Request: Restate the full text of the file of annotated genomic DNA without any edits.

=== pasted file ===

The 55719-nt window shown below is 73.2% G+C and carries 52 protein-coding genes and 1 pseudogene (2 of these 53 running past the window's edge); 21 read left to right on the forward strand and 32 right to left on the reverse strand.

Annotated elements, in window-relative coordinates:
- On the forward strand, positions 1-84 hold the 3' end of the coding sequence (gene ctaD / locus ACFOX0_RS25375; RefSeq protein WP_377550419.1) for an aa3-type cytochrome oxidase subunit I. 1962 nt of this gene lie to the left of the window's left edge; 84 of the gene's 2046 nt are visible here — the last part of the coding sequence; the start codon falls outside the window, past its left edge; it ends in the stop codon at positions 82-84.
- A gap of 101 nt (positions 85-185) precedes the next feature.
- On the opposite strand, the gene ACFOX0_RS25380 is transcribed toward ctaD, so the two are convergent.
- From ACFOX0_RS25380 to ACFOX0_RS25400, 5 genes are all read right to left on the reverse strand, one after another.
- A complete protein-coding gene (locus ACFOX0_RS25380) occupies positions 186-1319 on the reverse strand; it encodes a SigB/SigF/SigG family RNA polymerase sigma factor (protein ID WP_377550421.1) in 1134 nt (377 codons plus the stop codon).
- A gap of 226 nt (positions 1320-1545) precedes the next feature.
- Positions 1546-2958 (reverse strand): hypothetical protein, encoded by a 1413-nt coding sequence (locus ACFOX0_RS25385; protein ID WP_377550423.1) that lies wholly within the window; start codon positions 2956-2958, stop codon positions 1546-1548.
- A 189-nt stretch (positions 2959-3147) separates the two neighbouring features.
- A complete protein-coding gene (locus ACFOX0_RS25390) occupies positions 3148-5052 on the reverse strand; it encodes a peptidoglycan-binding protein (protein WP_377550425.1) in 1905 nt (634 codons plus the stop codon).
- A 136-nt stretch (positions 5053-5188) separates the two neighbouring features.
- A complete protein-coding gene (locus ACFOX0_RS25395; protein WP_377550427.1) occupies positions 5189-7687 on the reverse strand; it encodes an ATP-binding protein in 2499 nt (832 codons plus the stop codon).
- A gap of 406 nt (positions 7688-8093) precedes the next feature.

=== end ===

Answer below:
The 55719-nt window shown below is 73.2% G+C and carries 52 protein-coding genes and 1 pseudogene (2 of these 53 running past the window's edge); 21 read left to right on the forward strand and 32 right to left on the reverse strand.

Annotated elements, in window-relative coordinates:
- On the forward strand, positions 1-84 hold the 3' end of the coding sequence (gene ctaD / locus ACFOX0_RS25375; RefSeq protein WP_377550419.1) for an aa3-type cytochrome oxidase subunit I. 1962 nt of this gene lie to the left of the window's left edge; 84 of the gene's 2046 nt are visible here — the last part of the coding sequence; the start codon falls outside the window, past its left edge; it ends in the stop codon at positions 82-84.
- A gap of 101 nt (positions 85-185) precedes the next feature.
- On the opposite strand, the gene ACFOX0_RS25380 is transcribed toward ctaD, so the two are convergent.
- From ACFOX0_RS25380 to ACFOX0_RS25400, 5 genes are all read right to left on the reverse strand, one after another.
- A complete protein-coding gene (locus ACFOX0_RS25380) occupies positions 186-1319 on the reverse strand; it encodes a SigB/SigF/SigG family RNA polymerase sigma factor (protein ID WP_377550421.1) in 1134 nt (377 codons plus the stop codon).
- A gap of 226 nt (positions 1320-1545) precedes the next feature.
- Positions 1546-2958 (reverse strand): hypothetical protein, encoded by a 1413-nt coding sequence (locus ACFOX0_RS25385; protein ID WP_377550423.1) that lies wholly within the window; start codon positions 2956-2958, stop codon positions 1546-1548.
- A 189-nt stretch (positions 2959-3147) separates the two neighbouring features.
- A complete protein-coding gene (locus ACFOX0_RS25390) occupies positions 3148-5052 on the reverse strand; it encodes a peptidoglycan-binding protein (protein WP_377550425.1) in 1905 nt (634 codons plus the stop codon).
- A 136-nt stretch (positions 5053-5188) separates the two neighbouring features.
- A complete protein-coding gene (locus ACFOX0_RS25395; protein WP_377550427.1) occupies positions 5189-7687 on the reverse strand; it encodes an ATP-binding protein in 2499 nt (832 codons plus the stop codon).
- A gap of 406 nt (positions 7688-8093) precedes the next feature.